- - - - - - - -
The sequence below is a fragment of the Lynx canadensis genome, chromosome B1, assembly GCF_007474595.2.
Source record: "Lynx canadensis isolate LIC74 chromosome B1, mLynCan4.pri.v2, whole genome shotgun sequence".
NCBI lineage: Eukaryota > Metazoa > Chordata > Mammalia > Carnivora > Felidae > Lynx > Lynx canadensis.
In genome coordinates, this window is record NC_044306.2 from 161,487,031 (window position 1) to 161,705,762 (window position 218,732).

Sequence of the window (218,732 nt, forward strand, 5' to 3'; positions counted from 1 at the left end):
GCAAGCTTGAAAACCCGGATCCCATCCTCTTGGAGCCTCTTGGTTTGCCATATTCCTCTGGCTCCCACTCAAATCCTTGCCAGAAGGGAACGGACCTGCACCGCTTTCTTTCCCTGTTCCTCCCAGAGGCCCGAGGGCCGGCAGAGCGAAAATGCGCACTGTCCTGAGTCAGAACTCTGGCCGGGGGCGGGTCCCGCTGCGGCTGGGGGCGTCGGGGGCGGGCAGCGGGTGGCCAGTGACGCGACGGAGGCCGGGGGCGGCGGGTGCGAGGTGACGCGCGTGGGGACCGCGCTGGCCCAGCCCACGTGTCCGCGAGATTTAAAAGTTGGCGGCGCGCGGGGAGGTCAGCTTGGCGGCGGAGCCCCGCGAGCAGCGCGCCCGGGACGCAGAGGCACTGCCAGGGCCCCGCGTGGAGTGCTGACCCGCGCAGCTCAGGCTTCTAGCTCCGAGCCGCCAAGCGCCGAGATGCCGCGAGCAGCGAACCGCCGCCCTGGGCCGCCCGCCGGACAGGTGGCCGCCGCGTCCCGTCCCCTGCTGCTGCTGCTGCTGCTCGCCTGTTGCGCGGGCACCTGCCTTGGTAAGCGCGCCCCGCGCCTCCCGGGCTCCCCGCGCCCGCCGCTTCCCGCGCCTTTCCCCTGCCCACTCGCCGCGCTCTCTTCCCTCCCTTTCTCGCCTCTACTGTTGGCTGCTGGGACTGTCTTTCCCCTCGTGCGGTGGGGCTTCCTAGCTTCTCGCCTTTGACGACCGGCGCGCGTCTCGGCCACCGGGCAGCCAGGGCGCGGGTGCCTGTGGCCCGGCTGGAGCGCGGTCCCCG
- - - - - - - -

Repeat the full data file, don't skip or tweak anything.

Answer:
The sequence below is a fragment of the Lynx canadensis genome, chromosome B1, assembly GCF_007474595.2.
Source record: "Lynx canadensis isolate LIC74 chromosome B1, mLynCan4.pri.v2, whole genome shotgun sequence".
NCBI lineage: Eukaryota > Metazoa > Chordata > Mammalia > Carnivora > Felidae > Lynx > Lynx canadensis.
In genome coordinates, this window is record NC_044306.2 from 161,487,031 (window position 1) to 161,705,762 (window position 218,732).

Sequence of the window (218,732 nt, forward strand, 5' to 3'; positions counted from 1 at the left end):
GCAAGCTTGAAAACCCGGATCCCATCCTCTTGGAGCCTCTTGGTTTGCCATATTCCTCTGGCTCCCACTCAAATCCTTGCCAGAAGGGAACGGACCTGCACCGCTTTCTTTCCCTGTTCCTCCCAGAGGCCCGAGGGCCGGCAGAGCGAAAATGCGCACTGTCCTGAGTCAGAACTCTGGCCGGGGGCGGGTCCCGCTGCGGCTGGGGGCGTCGGGGGCGGGCAGCGGGTGGCCAGTGACGCGACGGAGGCCGGGGGCGGCGGGTGCGAGGTGACGCGCGTGGGGACCGCGCTGGCCCAGCCCACGTGTCCGCGAGATTTAAAAGTTGGCGGCGCGCGGGGAGGTCAGCTTGGCGGCGGAGCCCCGCGAGCAGCGCGCCCGGGACGCAGAGGCACTGCCAGGGCCCCGCGTGGAGTGCTGACCCGCGCAGCTCAGGCTTCTAGCTCCGAGCCGCCAAGCGCCGAGATGCCGCGAGCAGCGAACCGCCGCCCTGGGCCGCCCGCCGGACAGGTGGCCGCCGCGTCCCGTCCCCTGCTGCTGCTGCTGCTGCTCGCCTGTTGCGCGGGCACCTGCCTTGGTAAGCGCGCCCCGCGCCTCCCGGGCTCCCCGCGCCCGCCGCTTCCCGCGCCTTTCCCCTGCCCACTCGCCGCGCTCTCTTCCCTCCCTTTCTCGCCTCTACTGTTGGCTGCTGGGACTGTCTTTCCCCTCGTGCGGTGGGGCTTCCTAGCTTCTCGCCTTTGACGACCGGCGCGCGTCTCGGCCACCGGGCAGCCAGGGCGCGGGTGCCTGTGGCCCGGCTGGAGCGCGGTCCCCG